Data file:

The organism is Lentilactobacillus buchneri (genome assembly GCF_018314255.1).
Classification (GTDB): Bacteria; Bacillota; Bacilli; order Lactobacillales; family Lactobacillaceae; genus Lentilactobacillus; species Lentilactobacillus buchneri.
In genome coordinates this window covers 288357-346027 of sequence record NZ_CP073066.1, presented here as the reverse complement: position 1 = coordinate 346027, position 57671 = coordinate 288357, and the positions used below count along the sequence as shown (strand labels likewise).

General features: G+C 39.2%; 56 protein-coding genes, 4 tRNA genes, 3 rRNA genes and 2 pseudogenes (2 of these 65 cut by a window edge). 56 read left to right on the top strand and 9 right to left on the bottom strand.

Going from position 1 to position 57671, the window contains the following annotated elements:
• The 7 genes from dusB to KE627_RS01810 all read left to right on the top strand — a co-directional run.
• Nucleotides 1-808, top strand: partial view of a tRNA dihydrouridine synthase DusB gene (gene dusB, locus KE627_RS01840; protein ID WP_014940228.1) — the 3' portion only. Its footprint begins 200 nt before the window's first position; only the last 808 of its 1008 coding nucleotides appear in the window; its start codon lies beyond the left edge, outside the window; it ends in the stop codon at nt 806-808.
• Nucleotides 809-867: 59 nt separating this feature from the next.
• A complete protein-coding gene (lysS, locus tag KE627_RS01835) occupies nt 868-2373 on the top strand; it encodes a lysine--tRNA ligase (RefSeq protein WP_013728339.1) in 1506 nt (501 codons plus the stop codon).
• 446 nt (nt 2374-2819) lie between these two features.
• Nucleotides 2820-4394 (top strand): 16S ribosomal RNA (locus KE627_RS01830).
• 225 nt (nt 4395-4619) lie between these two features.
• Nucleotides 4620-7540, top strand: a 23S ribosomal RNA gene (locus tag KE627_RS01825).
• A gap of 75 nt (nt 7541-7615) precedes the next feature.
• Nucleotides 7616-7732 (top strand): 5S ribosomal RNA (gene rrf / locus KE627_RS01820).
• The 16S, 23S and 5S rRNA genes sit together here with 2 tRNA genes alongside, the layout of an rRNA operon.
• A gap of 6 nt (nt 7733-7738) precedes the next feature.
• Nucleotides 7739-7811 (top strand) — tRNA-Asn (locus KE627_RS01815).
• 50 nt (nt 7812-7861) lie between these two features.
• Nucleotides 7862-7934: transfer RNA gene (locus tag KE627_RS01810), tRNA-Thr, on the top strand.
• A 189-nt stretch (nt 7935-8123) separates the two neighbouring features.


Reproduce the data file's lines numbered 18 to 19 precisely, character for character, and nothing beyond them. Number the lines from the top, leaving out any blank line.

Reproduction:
• Nucleotides 7739-7811 (top strand) — tRNA-Asn (locus KE627_RS01815).
• 50 nt (nt 7812-7861) lie between these two features.